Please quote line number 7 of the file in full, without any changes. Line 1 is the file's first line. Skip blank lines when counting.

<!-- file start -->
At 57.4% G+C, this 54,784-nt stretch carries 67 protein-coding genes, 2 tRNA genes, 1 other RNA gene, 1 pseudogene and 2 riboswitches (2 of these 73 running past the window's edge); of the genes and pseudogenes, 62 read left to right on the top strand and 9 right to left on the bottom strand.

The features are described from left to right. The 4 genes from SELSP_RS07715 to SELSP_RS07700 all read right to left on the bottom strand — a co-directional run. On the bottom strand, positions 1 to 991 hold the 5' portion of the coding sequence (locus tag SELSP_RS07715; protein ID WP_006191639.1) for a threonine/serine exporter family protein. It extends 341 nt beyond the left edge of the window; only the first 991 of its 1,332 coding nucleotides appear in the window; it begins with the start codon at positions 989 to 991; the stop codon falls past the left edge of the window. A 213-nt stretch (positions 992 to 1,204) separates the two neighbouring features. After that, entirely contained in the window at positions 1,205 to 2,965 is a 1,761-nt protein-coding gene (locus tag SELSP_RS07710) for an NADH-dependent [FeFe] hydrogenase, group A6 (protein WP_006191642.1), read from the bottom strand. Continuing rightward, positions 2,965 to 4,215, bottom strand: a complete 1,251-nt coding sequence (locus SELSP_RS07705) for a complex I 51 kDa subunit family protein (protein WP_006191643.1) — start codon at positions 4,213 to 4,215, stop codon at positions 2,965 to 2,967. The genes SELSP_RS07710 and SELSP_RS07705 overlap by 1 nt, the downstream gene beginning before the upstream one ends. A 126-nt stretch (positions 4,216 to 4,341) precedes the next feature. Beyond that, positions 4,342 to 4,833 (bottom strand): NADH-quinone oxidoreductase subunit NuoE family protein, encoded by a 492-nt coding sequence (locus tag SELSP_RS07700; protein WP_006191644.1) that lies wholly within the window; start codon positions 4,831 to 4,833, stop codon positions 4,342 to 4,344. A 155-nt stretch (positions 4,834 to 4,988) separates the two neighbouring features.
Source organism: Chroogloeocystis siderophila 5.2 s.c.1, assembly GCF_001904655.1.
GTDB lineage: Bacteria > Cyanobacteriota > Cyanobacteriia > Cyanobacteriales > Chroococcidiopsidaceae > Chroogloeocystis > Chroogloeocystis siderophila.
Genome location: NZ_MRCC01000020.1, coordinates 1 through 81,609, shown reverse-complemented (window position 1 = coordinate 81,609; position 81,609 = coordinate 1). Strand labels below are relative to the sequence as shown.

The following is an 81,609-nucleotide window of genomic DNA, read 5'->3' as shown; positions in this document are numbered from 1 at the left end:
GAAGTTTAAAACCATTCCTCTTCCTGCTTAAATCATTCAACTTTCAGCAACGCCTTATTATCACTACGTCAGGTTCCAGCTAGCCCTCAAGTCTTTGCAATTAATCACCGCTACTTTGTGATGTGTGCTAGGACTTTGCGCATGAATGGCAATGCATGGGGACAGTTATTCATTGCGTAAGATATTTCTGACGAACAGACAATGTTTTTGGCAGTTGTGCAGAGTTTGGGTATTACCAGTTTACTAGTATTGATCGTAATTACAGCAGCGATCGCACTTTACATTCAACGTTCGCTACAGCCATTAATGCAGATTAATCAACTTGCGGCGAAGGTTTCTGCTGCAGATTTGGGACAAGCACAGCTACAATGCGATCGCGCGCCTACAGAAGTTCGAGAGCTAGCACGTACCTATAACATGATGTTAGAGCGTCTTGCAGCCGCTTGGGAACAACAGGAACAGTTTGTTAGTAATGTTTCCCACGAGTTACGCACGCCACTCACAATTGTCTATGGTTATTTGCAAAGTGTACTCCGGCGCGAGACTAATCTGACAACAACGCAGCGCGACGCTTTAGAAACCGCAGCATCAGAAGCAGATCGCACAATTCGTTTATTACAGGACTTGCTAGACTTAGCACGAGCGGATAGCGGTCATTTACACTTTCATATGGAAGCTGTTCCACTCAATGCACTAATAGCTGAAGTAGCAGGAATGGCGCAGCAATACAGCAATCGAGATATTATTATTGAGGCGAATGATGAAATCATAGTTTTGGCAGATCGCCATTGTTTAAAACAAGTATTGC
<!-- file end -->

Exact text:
GAAGTTTAAAACCATTCCTCTTCCTGCTTAAATCATTCAACTTTCAGCAACGCCTTATTATCACTACGTCAGGTTCCAGCTAGCCCTCAAGTCTTTGCAATTAATCACCGCTACTTTGTGATGTGTGCTAGGACTTTGCGCATGAATGGCAATGCATGGGGACAGTTATTCATTGCGTAAGATATTTCTGACGAACAGACAATGTTTTTGGCAGTTGTGCAGAGTTTGGGTATTACCAGTTTACTAGTATTGATCGTAATTACAGCAGCGATCGCACTTTACATTCAACGTTCGCTACAGCCATTAATGCAGATTAATCAACTTGCGGCGAAGGTTTCTGCTGCAGATTTGGGACAAGCACAGCTACAATGCGATCGCGCGCCTACAGAAGTTCGAGAGCTAGCACGTACCTATAACATGATGTTAGAGCGTCTTGCAGCCGCTTGGGAACAACAGGAACAGTTTGTTAGTAATGTTTCCCACGAGTTACGCACGCCACTCACAATTGTCTATGGTTATTTGCAAAGTGTACTCCGGCGCGAGACTAATCTGACAACAACGCAGCGCGACGCTTTAGAAACCGCAGCATCAGAAGCAGATCGCACAATTCGTTTATTACAGGACTTGCTAGACTTAGCACGAGCGGATAGCGGTCATTTACACTTTCATATGGAAGCTGTTCCACTCAATGCACTAATAGCTGAAGTAGCAGGAATGGCGCAGCAATACAGCAATCGAGATATTATTATTGAGGCGAATGATGAAATCATAGTTTTGGCAGATCGCCATTGTTTAAAACAAGTATTGC